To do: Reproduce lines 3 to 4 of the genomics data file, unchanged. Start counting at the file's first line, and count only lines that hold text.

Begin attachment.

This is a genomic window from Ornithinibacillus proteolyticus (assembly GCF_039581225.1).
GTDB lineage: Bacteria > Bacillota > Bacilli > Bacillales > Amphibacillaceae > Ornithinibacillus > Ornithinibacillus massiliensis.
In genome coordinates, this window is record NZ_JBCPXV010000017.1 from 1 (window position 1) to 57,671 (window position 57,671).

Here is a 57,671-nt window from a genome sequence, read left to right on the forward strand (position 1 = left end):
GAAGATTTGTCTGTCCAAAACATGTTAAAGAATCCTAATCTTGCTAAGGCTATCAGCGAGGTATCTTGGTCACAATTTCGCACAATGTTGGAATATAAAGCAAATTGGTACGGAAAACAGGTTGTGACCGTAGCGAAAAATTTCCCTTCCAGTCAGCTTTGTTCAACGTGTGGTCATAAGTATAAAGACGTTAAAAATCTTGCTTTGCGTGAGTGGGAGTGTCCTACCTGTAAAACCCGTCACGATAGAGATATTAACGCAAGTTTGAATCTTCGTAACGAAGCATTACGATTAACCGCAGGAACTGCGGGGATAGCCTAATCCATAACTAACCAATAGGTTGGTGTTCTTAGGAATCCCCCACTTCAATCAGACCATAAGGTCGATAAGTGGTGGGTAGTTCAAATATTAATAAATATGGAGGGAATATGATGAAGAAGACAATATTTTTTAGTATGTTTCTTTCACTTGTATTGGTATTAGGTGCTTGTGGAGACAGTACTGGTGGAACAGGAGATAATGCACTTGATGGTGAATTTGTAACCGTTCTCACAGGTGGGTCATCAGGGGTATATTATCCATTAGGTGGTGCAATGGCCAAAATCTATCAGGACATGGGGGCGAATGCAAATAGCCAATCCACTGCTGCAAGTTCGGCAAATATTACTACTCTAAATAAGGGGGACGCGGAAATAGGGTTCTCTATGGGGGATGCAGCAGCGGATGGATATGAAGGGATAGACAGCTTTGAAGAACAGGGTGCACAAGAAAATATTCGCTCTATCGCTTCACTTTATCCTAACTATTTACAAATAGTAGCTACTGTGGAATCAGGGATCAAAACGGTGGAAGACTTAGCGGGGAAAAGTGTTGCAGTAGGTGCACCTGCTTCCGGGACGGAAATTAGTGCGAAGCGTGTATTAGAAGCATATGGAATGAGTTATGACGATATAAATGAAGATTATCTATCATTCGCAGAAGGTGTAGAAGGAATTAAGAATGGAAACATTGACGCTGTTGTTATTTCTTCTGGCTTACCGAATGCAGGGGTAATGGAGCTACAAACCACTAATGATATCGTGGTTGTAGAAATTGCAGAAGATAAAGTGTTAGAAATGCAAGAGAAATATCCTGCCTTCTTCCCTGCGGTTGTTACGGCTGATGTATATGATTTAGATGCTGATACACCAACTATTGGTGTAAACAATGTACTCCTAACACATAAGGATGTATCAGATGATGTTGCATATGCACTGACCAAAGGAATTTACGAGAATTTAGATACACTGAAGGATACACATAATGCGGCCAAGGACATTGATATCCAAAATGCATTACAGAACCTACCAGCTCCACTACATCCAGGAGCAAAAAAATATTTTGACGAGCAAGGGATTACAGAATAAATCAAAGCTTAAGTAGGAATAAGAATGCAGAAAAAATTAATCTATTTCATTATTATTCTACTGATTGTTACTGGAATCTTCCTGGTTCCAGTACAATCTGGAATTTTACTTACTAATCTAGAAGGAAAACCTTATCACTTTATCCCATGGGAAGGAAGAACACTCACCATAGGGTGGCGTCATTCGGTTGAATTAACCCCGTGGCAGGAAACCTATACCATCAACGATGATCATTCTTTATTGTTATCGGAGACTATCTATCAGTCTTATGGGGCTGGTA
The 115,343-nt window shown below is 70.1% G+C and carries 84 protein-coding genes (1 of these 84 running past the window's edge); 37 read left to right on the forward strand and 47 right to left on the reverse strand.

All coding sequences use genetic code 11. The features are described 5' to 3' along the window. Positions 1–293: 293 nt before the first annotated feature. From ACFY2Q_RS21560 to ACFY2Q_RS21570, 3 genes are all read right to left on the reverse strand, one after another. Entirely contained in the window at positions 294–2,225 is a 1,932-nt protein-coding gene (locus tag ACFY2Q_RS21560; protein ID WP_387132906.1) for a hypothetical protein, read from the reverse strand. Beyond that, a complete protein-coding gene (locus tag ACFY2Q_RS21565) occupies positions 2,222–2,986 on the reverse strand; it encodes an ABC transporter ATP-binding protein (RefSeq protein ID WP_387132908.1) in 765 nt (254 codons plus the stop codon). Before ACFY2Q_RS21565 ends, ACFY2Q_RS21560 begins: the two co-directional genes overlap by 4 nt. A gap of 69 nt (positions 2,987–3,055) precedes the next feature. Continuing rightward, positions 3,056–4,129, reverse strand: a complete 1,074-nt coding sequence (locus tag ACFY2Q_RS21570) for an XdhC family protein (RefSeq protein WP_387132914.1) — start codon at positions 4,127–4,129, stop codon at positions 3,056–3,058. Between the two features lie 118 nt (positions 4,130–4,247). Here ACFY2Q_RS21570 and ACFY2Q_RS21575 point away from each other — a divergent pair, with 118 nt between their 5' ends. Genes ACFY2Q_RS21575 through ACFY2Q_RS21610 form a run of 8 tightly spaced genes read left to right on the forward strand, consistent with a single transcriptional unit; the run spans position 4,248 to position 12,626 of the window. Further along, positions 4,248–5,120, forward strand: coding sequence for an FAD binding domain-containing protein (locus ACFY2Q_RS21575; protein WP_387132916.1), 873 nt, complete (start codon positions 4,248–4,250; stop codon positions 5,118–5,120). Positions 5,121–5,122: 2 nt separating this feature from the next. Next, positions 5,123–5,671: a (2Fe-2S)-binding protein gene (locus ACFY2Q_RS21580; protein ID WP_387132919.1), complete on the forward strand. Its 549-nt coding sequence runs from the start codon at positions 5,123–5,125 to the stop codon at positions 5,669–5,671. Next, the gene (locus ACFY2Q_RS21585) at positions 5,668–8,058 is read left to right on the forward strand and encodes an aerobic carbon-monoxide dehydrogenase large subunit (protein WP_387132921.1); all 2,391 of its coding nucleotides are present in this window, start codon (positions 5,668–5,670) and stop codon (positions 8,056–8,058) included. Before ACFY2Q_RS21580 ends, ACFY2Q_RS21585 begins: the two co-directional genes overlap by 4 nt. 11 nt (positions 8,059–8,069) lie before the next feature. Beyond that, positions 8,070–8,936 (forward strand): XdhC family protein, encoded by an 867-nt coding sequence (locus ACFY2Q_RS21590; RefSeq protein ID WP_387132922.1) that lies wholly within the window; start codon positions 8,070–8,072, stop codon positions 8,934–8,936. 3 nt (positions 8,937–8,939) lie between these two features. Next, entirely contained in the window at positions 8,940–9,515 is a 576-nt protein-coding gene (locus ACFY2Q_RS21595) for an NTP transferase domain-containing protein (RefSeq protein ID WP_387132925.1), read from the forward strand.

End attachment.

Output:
In genome coordinates, this window is record NZ_JBCPXV010000017.1 from 1 (window position 1) to 57,671 (window position 57,671).

Here is a 57,671-nt window from a genome sequence, read left to right on the forward strand (position 1 = left end):